I’ve spent a lot of time testing cocktail recipes (I know; who would have guessed?). But there’s a gap in my knowledge when it comes to the finer points of whiskey. That gap can usually be defined as the spot where the bar’s bottom shelf meets the bar’s upper shelves. I can’t recommend the rare spirits that a true whiskey devotee can. And so this week, I though I’d bring in a ringer: Kate Hopkins, author of 99 Drams of Whiskey and maven behind Accidental Hedonist.
Full disclosure: 99 Drams of Whiskey was published by the company where I spend the pre-cocktail hours of every workday. I never had the pleasure of working on the book, but even so I wouldn’t presume to review it. Instead, I’ll let her expertise speak for itself with this trio of suggestions for enlivening classic drinks with a higher standard of booze:
“When it comes to using whiskey as a mixer, I must admit that I am a bit hesitant. Simplicity is my motto, and there’s nothing quite as simple as whiskey neat with water back.
“That being said, there are times in which mixed drinks are appropriate. While I realize that mixology is all the rage at the moment, with certified mixologists doing what they can to find new and innovative recipes for liquors, I prefer to stick to the old recipes. Instead, I look to lesser-known brands of whiskey for my innovations. The end result? I find that I can make drinks that end up a little different than what I can get from my local bartender.
“For example, some bartenders presume that a Manhattan, with its basic recipe of rye whiskey, red vermouth, and angostura bitters, works well with a Canadian blended whiskey what with its use of of the rye grain in their mash. But when I make a Manhattan I head toward Old Potrero, a full on 100 percent rye malt whiskey, creating a livelier, more… ahem… spirited drink. Where the classic Manhattan made with Canadian whiskey comes across as Hamptons’ debutante, one made with Old Potrero makes the deb seem as if she’s taken a few salsa lessons.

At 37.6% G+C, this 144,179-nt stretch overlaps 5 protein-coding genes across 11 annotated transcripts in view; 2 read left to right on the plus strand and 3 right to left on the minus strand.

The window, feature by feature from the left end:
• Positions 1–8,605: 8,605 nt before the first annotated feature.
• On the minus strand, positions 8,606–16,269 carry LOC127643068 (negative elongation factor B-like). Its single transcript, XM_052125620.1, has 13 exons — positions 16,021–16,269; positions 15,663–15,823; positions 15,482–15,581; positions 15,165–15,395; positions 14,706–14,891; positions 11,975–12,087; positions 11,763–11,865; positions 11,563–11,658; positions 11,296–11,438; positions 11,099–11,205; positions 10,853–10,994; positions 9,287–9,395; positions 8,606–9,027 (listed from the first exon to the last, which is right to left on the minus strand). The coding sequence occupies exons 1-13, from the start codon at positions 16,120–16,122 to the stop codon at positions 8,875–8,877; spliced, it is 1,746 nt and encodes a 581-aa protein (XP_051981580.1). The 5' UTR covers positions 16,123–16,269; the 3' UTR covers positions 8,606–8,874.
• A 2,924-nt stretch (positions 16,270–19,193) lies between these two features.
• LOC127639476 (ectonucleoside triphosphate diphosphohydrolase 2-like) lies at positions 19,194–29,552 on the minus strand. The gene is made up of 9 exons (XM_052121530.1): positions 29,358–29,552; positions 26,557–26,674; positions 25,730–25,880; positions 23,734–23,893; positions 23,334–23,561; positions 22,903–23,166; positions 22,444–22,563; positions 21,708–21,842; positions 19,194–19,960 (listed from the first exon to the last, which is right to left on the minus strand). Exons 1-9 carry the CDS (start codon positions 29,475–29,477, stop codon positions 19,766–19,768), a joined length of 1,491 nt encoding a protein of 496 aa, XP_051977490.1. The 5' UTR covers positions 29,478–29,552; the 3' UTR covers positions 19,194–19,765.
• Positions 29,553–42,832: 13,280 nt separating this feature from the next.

“Then there’s the classic Rusty Nail, in which the sweetness of the Drambuie sometimes dulls the nuances of the blended Scotch whiskey used. So I use the fuller bodied Stranahan’s Colorado Whiskey, an American Whiskey made in the Scottish style (read: barley instead of corn), but has a taste that’s very much its own.
“My point here is that classic cocktails can even be updated by using quality ingredients, which in this case means using quality whiskeys. And while some may be a bit skittish on using ‘the good stuff’ on mixed drinks, if you’re a fan of cocktails, using quality whiskey is the only way to go. If the whiskey is chosen carefully, even the old standby, Irish Coffee, can seem new and unique. Using the Tyrconnell 10 Year Old Sherry Finish, instead of the well standbys of Jameson or Bushmills, provides the coffee with an unusual hit of sweetness within the whiskey, and works to make one’s coffee a bit bolder. It adds a nice touch of character to a drink that’s often looked upon as a red-headed stepchild.
“There’s no shame in liking mixed drinks, no matter what the whiskey snobs will have you think. And there’s no reason why you should have to use second-rate whiskey in your drinks, simply because that’s what has always been done. Quality results in quality. Use quality ingredients, and you’ll increase your odds of ending up with a quality product.”
2 ounces Old Protrero Rye Whiskey
1 ounce sweet vermouth
Dash of angostura bitters
1 maraschino cherry
1 1/2 oz Colorado Whiskey
1/2 oz Drambuie
1 twist of lemon peel
2 oz. Tyrconnell 10 Year Old Whiskey w/Sherry Finish
4 oz. hot coffee
1 1/2 oz fresh cream
1/2 tsp brown sugar
All recipes courtesy of Kate Hopkins.